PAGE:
Season-long report card: Arkansas
Here are some grades from Arkansas’ 2014 season:
To say Arkansas’ offense was one-dimensional this season would be quite the understatement. The Hogs ranked 24th in the FBS in rushing offense averaging 218.0 yards per game behind a pair of 1,000-yard backs in Jonathan Williams and Alex Collins. Head coach Bret Bielema and offensive coordinator Jim Chaney relied on a physical, downhill rushing attack to average 31.9 points per game. The Razorbacks were efficient, but not explosive, in the passing game. Productive seasons from tight ends A.J. Derby and Hunter Henry provided quarterback Brandon Allen with reliable targets in the short to intermediate passing game.
Defensive coordinator Robb Smith just received an extension and raise this week, well-deserved for a coach who turned the Razorbacks defense into a top-10 unit. The Hogs ranked No. 10 in the FBS in total defense, No. 10 in scoring defense, No. 12 in rushing defense and No. 37 in passing defense. Seniors Trey Flowers and Martrell Spaight had monster seasons for Arkansas, anchoring arguably the best front seven in the SEC. Those two, coupled with defensive tackle Darius Philon, formed a three-headed monster that terrorized opposing offenses.
SPECIAL TEAMS: B-
Punter Sam Irwin-Hill had a solid season for Arkansas, averaging more than 40 yards per punt and highlighting his season with a touchdown on a fake punt against Texas A&M. Kicker Adam McFain was inconsistent on the field goal unit. The now-dismissed Korliss Marshall returned multiple kicks for touchdowns in 2014, but his absence leaves a hole on the kick return unit.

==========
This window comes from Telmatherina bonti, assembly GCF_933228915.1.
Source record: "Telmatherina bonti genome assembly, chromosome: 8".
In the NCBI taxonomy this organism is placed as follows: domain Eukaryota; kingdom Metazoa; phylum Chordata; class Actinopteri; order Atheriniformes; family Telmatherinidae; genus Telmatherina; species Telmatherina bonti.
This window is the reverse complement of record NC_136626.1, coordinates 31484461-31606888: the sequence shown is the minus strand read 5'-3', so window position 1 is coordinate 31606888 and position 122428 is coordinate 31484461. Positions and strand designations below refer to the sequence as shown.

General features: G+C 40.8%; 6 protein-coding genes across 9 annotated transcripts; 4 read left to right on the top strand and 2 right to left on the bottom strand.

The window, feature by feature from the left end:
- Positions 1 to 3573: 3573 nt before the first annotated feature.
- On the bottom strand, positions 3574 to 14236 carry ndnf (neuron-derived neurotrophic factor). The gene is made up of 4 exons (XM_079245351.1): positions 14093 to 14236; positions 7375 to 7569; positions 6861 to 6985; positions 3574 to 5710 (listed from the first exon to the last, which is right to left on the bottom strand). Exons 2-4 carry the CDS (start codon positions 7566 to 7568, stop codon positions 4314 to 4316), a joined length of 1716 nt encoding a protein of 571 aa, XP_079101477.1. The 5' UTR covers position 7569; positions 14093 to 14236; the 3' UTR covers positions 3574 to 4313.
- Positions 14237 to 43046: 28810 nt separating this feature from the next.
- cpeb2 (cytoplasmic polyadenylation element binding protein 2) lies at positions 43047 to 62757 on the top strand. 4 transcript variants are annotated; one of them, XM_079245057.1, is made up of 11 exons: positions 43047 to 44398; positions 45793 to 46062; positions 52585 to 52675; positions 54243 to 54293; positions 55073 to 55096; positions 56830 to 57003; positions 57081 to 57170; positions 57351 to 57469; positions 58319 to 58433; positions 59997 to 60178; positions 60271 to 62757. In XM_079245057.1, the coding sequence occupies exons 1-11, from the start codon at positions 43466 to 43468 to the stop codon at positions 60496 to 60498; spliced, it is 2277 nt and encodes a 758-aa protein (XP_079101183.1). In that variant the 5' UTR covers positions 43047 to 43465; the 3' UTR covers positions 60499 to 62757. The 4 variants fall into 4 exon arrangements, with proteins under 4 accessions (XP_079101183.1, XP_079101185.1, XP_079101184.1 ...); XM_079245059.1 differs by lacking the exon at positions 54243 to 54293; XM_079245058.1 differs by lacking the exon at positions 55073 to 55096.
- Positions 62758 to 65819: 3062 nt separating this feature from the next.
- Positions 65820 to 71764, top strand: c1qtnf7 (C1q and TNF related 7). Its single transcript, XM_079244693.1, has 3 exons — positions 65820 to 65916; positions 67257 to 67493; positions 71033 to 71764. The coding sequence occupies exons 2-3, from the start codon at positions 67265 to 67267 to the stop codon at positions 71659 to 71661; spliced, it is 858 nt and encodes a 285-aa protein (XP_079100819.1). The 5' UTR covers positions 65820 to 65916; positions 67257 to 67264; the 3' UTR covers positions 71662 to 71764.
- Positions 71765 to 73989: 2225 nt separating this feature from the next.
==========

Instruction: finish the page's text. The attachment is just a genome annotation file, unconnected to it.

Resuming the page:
Bret Bielema and his staff kept getting this team to buy into its message, resulting in two resounding shutout wins over LSU and Arkansas. The Razorbacks won three of its final four games, backed by Bielema’s physical, run-first approach proving a Big Ten style of play can win in the SEC. The second-year head coach made what is perhaps the most underrated hire of the year bringing Smith over from the NFL. Without the transformation of the defense, Arkansas is not a seven-win team.
Year two of the Bielema experiment was a success, considering where the Razorbacks closed the 2013 season. The strong end to the season ought to position the Hogs as a preseason top 25 team in 2015. Bielema has injected a wealth of energy and charisma into the program, which is paying off on the recruiting trail. If Bielema can be as successful in Fayetteville as he was at Wisconsin, fans and pundits will point to this season as the turning point.